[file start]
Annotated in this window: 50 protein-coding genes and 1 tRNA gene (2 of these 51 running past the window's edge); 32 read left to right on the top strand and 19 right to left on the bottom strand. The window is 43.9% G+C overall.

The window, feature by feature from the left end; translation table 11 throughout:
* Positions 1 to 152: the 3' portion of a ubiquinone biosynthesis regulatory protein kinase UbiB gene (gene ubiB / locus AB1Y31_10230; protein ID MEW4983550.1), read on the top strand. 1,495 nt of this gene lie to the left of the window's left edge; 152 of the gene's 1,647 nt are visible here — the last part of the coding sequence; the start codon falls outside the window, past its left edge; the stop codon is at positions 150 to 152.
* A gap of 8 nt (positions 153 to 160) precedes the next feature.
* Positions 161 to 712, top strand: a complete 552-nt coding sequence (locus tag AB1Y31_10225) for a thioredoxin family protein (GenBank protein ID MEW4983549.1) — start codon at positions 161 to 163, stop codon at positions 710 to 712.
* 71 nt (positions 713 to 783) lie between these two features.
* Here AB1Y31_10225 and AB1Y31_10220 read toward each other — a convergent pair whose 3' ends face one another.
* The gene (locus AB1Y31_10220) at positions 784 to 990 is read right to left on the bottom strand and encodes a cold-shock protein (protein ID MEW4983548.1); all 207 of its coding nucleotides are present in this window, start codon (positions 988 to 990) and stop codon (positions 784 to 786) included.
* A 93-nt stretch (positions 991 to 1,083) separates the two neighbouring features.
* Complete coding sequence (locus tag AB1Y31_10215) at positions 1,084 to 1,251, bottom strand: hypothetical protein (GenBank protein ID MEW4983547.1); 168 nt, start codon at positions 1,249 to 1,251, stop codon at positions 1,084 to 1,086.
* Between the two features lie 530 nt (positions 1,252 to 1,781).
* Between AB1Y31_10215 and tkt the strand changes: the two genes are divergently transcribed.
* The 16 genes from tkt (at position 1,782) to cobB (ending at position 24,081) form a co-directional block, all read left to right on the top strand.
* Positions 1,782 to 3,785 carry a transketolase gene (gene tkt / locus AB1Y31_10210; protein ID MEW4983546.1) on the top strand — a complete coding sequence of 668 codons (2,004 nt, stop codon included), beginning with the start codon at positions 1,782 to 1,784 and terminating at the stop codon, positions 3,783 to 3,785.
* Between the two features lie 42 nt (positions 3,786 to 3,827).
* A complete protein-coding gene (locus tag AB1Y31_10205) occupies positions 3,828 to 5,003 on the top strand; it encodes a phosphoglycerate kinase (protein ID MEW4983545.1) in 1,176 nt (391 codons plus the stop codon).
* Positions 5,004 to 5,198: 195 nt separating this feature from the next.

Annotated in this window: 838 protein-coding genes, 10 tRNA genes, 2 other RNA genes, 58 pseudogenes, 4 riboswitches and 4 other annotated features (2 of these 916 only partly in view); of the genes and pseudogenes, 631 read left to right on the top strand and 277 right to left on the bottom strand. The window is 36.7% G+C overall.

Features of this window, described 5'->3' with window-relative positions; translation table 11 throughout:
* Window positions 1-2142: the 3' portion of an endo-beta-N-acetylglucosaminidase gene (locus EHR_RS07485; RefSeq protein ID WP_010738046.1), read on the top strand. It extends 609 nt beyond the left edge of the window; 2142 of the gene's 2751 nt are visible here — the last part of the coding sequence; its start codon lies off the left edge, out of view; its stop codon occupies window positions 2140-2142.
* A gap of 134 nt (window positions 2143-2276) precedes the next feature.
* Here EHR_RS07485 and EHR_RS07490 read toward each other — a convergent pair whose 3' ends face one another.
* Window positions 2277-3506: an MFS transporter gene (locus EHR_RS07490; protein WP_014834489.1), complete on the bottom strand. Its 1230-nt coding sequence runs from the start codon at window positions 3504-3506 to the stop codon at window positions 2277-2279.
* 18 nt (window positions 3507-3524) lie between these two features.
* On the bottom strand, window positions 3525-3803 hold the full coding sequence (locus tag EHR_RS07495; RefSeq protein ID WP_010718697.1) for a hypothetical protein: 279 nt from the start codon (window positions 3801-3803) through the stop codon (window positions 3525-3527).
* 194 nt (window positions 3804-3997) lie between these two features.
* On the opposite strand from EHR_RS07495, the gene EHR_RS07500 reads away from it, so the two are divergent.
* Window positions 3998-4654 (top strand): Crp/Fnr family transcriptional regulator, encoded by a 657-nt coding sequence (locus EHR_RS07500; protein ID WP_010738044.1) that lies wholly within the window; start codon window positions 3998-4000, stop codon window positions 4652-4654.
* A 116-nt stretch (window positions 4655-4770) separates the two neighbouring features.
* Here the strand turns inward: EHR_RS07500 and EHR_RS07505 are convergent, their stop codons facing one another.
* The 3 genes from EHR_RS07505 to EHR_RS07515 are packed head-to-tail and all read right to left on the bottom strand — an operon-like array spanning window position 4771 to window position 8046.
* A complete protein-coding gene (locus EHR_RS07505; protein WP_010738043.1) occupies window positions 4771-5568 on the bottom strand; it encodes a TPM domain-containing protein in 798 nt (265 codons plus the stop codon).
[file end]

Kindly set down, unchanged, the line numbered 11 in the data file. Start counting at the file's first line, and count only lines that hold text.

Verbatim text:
* Between the two features lie 530 nt (positions 1,252 to 1,781).